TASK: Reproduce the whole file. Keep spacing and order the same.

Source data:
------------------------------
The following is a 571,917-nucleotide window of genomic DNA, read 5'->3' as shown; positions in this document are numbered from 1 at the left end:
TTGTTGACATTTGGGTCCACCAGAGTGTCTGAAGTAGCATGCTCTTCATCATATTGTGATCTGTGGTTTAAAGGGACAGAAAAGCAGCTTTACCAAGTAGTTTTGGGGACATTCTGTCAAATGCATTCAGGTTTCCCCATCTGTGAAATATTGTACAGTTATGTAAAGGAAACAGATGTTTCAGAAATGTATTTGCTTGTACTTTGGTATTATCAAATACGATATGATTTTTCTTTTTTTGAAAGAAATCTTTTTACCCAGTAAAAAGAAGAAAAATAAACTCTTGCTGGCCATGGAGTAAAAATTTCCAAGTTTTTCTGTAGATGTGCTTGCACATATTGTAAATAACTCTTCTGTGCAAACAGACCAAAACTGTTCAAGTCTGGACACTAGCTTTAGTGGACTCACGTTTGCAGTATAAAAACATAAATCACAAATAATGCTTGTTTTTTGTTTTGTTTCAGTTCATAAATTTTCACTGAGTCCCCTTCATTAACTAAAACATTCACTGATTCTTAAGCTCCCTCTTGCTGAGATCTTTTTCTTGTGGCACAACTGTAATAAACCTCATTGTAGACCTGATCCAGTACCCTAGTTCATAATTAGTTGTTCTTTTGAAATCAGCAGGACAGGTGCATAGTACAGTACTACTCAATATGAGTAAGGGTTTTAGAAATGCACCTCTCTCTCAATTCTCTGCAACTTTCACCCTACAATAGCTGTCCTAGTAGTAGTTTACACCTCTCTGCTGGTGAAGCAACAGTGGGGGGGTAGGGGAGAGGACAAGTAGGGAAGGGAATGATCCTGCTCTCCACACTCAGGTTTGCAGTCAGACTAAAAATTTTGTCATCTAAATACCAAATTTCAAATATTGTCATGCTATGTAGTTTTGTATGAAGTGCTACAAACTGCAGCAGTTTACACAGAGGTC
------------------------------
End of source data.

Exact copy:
The following is a 571,917-nucleotide window of genomic DNA, read 5'->3' as shown; positions in this document are numbered from 1 at the left end:
TTGTTGACATTTGGGTCCACCAGAGTGTCTGAAGTAGCATGCTCTTCATCATATTGTGATCTGTGGTTTAAAGGGACAGAAAAGCAGCTTTACCAAGTAGTTTTGGGGACATTCTGTCAAATGCATTCAGGTTTCCCCATCTGTGAAATATTGTACAGTTATGTAAAGGAAACAGATGTTTCAGAAATGTATTTGCTTGTACTTTGGTATTATCAAATACGATATGATTTTTCTTTTTTTGAAAGAAATCTTTTTACCCAGTAAAAAGAAGAAAAATAAACTCTTGCTGGCCATGGAGTAAAAATTTCCAAGTTTTTCTGTAGATGTGCTTGCACATATTGTAAATAACTCTTCTGTGCAAACAGACCAAAACTGTTCAAGTCTGGACACTAGCTTTAGTGGACTCACGTTTGCAGTATAAAAACATAAATCACAAATAATGCTTGTTTTTTGTTTTGTTTCAGTTCATAAATTTTCACTGAGTCCCCTTCATTAACTAAAACATTCACTGATTCTTAAGCTCCCTCTTGCTGAGATCTTTTTCTTGTGGCACAACTGTAATAAACCTCATTGTAGACCTGATCCAGTACCCTAGTTCATAATTAGTTGTTCTTTTGAAATCAGCAGGACAGGTGCATAGTACAGTACTACTCAATATGAGTAAGGGTTTTAGAAATGCACCTCTCTCTCAATTCTCTGCAACTTTCACCCTACAATAGCTGTCCTAGTAGTAGTTTACACCTCTCTGCTGGTGAAGCAACAGTGGGGGGGTAGGGGAGAGGACAAGTAGGGAAGGGAATGATCCTGCTCTCCACACTCAGGTTTGCAGTCAGACTAAAAATTTTGTCATCTAAATACCAAATTTCAAATATTGTCATGCTATGTAGTTTTGTATGAAGTGCTACAAACTGCAGCAGTTTACACAGAGGTC